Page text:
Yoshitoshi’s Banchō Sarayashiki
At last night’s December meeting of the Association for Psychoanalytic Thought, I had the pleasure of speaking as part of a round-table discussion titled, “Psychoanalysis and Culture: Psychoanalytic Concepts in the College Classroom.” The other two presenters were Norman Finkelstein, Professor of English at Xavier University, and Rachel Zlatkin, Honors Professor at Northern Kentucky University. Dr. Zlatkin began the discussion with readings of quite different versions of the Little Red Riding Hood fairy tale as cautionary tales about young women’s sexuality. I then spoke about the “return of the repressed” in horror films and sublimation in film noir. Dr. Finkelstein ended the discussion with readings of Joseph Conrad’s The Secret Agent and Patricia Highsmith’s The Talented Mr. Ripley.
As Norman Hirsch, president of the APT noted, while the influence of psychoanalysis has waned in departments of psychology and psychiatry in American universities, it has seen a resurgence in the humanities. The three of us provided examples of how we use psychoanalytic theory in our research and in our college-level pedagogy. A psychoanalytic approach is but one hermeneutic we use in the classroom to help students make meaning of texts, but a still-important one, nonetheless. An interimplication of psychoanalytic theory and the products of popular culture is fruitful to the understanding of both, and I hope that the examples we three shared gave evidence to that effect.
Discussion afterwards was heated, as usual. An audience member noted that each of us only referred to Western texts, implying that psychoanalysis may not be a universal lens through which to examine texts from other cultures. A critical cultural theorist in the audience responded that the work of Claude Lévi-Strauss shows the presence of universal structural elements in the mythologies of various cultures that can be accessible to psychoanalytic theory, regardless of cultural context. The speakers were in agreement with her.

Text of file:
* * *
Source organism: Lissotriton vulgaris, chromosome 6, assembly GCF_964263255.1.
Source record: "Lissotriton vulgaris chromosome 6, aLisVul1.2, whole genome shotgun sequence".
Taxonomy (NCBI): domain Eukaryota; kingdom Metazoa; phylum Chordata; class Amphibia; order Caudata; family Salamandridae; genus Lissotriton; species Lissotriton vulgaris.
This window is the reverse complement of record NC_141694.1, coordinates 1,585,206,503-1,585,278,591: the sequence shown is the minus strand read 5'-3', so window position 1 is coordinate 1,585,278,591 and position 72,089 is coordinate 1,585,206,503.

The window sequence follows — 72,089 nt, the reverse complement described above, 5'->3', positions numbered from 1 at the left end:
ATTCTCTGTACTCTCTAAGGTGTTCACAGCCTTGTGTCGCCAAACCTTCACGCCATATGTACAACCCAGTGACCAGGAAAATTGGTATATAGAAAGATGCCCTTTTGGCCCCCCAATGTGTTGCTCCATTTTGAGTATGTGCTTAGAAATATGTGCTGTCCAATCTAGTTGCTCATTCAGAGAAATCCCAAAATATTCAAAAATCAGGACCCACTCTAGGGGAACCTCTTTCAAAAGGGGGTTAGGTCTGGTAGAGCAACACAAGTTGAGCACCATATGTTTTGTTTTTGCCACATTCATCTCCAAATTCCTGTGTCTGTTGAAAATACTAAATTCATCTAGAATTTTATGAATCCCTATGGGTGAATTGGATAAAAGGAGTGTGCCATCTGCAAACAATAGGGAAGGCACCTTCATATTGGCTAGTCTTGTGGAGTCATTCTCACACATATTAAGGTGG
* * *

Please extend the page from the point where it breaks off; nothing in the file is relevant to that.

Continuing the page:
I must admit, however, that I have been reticent to apply psychoanalysis to the texts of non-Western cultures in my own work. Just how much of the Oedipus, for example, can be attributed to the universal nature of the human unconscious, and how much to family structures and child-rearing practices particular to the West? I believe that a work of art cues us as to how we might read it, which hermeneutics might be appropriate in its interpretation, and I have sought to look for theories originating in the cultures in which the art was produced. My interests in Japanese art and film and in psychoanalytic theory have led me to the wish to find some psychoanalytic entrée into the interpretation of Japanese art. And yet, in the back of my mind echoes Lacan’s infamous statement that the Japanese are unanalyzable. But what of their art?
In seeking some means of applying psychoanalytic theory to Japanese art, I’ve researched broadly the place of psychoanalysis and Japan; read of the concept of amae, the asaje complex, and the “don’t look” prohibition; and tried my best to find ways of utilizing distinctly Japanese psychoanalytic theory. Still, this is beyond my comfort level and I’ve not been successful in these endeavors. The Japanese psyche seems to me to be guided as much by Shinto, Buddhism, and distinct social practices as by Freudian, Kleinian, or Lacanian theories of the unconscious, desire, and subjectivity. Does this mean that employing psychoanalytic theory to analyze Japanese art would be misguided, a misapplication of that theory?
I’ve not settled on an answer, but I certainly think it’s worth investigating further.